Crayons (a poem)

“Use the whole box of crayons,” he said.

So I spilled the box

and began to paint my life

Orange: cheerful days that glow

Green: for fragile things that grow

Silver: hard work, dollars earned

Blue: for love that’s not returned

Purple’s passion paves the road

Yellow’s laughter shares the load

Bright red flames for bridges burned

Blue is love that’s not returned.

Gray the silence lasts so long

White the empty, sterile song

Black the endings, lessons learned

Blue, the love that’s not returned.

Me, My Selfie, and I (aka: Artistic Narcissism)

Yesterday, my teenage son explained that kids at his high school measure a person’s popularity by how many followers they have on Instagram. I do not have an account on Instagram, but from what my kids tell me, it is basically a website where teenagers (mostly girls) post selfies of themselves in various poses and outfits, then beg for attention from their friends (“How do I look with this hairstyle? Don’t I look so cute in this outfit?).

Now, as selfie was deemed 2013 Word of the Year by Oxford Dictionary, I’m pretty sure that most people know exactly what a selfie is, even if you live in a cave, like me. However, though most of us can agree what a selfie actually is, there appears to be a lot of dispute about why our culture is currently so obsessed with taking selfies, or about whether doing so is a positive or negative thing.

My first thought about selfies? What a stupid waste of time! My second thought about selfies: How narcissistic! My third thought about selfies: I wonder if I should take a quick selfie to post on my blog post about selfies?

Image

upside down selfie

Oooh, I wonder what I look like upside-down?

You see, I was all set to focus this article on Selfie-bashing. It is so easy to do. For starters, selfies appear to be a way for girls and women to seek attention, praise, and flattery for their appearance and sexuality, as opposed to their intelligence, accomplishments, and inner worth. (Don’t believe me? All it takes is a quick Google Image Search for Selfies to see a ton of disturbing examples of half-dressed young women trying to look sexy for the camera). Secondly, the idea that a young person’s self-esteem may be boosted or crushed by how many people give them positive feedback on their self-portraits is rather disturbing. (Please, guys…tell me that I don’t look too hideous with this haircut! I think it looks weird. Doesn’t it look weird? SOMEBODY TELL ME!!) Finally, there is something about seeing oneself from the perspective that others see us that can serve to heighten insecurities about one’s appearance. For example, I didn’t care at all about whether my curly hair looks unattractive, or whether my forehead was too shiny, or my chin too pointy, or my eyes uneven until just now, when I was studying my selfies. Oh no — is the rest of the world thinking these things when they see me, too? Aauuuggghhh!!!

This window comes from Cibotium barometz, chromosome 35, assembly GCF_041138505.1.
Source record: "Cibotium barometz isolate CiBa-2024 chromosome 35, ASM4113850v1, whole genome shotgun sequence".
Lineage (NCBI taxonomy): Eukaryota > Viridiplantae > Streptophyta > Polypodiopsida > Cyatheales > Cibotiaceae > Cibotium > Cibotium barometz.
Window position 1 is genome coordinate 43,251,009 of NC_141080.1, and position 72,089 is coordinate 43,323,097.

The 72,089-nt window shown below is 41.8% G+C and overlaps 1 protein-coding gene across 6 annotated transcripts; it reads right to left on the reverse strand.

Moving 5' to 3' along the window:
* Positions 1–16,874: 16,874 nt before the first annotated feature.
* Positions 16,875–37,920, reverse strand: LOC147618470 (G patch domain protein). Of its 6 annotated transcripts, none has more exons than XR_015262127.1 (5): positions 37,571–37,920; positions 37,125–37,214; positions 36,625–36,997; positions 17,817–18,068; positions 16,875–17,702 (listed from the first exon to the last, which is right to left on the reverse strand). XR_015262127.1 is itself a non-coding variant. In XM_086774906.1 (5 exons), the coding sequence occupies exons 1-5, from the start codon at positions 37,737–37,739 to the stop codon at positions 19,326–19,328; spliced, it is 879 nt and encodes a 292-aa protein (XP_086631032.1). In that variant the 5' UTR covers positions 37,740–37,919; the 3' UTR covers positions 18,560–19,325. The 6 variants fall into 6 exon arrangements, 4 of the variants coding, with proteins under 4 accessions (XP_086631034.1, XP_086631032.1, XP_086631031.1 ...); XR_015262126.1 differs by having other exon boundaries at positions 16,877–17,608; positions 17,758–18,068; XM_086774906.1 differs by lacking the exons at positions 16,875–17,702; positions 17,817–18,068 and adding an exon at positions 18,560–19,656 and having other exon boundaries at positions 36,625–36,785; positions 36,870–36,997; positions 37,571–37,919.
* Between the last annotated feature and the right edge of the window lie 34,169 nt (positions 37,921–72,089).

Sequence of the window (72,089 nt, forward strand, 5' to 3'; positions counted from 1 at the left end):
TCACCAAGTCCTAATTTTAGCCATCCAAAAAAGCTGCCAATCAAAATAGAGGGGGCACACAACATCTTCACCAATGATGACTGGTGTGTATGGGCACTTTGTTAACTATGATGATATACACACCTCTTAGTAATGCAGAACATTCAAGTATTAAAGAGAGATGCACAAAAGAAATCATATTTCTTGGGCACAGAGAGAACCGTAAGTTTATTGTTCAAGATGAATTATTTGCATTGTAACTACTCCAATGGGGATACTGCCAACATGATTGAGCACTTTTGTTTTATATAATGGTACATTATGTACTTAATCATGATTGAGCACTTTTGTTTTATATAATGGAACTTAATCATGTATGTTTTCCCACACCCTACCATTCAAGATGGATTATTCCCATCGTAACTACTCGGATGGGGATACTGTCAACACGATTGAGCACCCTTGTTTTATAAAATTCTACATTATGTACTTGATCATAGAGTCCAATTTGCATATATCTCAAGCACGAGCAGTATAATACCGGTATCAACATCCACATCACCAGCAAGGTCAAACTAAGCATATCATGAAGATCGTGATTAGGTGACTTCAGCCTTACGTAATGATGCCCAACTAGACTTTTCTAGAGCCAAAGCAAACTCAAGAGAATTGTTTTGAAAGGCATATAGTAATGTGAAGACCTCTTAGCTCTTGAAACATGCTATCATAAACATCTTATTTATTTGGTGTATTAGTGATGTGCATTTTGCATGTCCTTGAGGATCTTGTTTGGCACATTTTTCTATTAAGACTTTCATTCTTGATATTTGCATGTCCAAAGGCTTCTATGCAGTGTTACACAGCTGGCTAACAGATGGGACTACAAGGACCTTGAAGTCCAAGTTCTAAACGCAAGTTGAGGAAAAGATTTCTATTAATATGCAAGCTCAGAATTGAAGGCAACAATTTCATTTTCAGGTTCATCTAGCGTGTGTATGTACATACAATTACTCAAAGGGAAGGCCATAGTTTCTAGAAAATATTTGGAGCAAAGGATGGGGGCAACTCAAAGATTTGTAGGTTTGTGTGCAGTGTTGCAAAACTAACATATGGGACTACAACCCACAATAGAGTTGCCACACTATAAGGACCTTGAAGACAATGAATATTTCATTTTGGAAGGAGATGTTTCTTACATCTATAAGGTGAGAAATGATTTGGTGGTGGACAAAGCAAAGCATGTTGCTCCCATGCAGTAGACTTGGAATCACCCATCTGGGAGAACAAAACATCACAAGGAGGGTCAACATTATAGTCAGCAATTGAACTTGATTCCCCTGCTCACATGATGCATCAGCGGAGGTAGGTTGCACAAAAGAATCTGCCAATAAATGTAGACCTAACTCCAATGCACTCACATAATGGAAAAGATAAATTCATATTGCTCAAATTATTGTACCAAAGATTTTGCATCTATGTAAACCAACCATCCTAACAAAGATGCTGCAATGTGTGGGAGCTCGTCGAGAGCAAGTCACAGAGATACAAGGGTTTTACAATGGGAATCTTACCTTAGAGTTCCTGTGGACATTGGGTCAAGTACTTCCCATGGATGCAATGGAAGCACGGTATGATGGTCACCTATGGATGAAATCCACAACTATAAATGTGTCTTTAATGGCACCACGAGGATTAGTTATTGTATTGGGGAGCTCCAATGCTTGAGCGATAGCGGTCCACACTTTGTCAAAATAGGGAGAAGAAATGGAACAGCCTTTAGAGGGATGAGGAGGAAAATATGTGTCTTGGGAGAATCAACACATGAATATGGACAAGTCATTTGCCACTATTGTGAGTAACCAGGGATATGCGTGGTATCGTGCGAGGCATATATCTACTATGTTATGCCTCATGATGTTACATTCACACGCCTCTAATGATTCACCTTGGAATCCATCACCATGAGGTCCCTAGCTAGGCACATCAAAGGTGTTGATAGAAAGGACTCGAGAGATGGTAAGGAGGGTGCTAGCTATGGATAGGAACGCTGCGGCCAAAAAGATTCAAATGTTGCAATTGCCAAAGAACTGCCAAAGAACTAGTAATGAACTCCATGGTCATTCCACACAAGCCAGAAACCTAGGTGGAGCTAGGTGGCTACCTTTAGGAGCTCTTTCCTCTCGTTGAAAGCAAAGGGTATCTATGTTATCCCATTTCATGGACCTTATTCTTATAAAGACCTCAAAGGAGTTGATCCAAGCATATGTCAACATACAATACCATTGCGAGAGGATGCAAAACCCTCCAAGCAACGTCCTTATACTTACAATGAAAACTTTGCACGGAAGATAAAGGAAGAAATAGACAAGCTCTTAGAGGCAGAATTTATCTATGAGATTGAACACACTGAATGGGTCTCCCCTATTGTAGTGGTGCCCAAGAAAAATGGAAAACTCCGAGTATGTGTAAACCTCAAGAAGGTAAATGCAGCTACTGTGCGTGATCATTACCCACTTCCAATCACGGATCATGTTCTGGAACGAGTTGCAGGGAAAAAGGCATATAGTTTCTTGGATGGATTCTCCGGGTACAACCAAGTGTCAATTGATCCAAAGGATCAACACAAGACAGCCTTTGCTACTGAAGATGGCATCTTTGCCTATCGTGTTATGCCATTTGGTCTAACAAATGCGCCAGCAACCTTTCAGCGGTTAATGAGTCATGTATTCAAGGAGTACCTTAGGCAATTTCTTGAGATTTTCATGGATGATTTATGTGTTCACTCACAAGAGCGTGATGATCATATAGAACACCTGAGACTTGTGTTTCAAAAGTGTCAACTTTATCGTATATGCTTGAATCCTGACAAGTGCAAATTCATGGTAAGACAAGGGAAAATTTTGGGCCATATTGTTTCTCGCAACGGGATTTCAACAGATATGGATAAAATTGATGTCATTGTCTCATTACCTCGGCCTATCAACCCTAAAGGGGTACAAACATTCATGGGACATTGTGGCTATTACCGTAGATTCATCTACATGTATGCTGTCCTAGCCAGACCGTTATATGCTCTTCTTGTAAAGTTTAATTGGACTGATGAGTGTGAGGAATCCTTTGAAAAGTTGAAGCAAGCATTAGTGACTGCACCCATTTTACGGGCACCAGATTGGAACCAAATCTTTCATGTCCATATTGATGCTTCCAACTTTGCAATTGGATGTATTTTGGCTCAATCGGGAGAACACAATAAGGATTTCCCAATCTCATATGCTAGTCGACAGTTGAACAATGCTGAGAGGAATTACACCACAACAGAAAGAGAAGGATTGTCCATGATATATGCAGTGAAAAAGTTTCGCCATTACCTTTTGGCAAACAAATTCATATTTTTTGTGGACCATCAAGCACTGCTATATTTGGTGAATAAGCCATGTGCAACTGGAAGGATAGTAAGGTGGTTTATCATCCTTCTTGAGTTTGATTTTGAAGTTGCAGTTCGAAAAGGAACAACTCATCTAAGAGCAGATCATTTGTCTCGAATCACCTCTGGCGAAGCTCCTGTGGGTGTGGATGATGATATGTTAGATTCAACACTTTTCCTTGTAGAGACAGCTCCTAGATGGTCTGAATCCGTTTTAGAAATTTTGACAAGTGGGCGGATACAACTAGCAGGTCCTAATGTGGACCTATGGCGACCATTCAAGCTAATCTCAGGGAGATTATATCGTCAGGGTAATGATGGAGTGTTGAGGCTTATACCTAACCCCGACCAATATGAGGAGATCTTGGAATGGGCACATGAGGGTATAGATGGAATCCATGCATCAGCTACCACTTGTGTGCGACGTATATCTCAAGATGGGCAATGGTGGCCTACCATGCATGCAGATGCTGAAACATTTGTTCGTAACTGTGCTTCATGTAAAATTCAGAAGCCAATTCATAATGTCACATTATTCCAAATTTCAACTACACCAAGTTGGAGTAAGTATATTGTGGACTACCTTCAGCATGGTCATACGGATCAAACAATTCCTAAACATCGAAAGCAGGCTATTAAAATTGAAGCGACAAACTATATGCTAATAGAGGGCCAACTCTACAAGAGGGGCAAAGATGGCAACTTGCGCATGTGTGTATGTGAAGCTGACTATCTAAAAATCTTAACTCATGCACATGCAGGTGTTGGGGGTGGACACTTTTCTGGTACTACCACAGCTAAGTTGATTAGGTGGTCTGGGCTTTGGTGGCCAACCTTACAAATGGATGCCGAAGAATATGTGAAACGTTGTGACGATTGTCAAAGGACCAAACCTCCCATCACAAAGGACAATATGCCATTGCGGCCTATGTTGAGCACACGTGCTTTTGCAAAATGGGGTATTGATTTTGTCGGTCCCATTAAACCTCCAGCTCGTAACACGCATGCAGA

But some people view selfies in a more positive light. Perhaps, like blogging, selfies are the average person’s way of “living out loud,” of making themselves feel visible in a large world. Selfies can be an expressive and empowering form of art, or a display of self-confidence — “I feel good about my appearance today and just wanted to share that with the world.” Additionally, Selfies, like blogs, can be a way to tell the world your story. Some people use them to chronicle their struggles fighting an illness, or to show the places they’ve been, or to pose with the people who are important in their lives.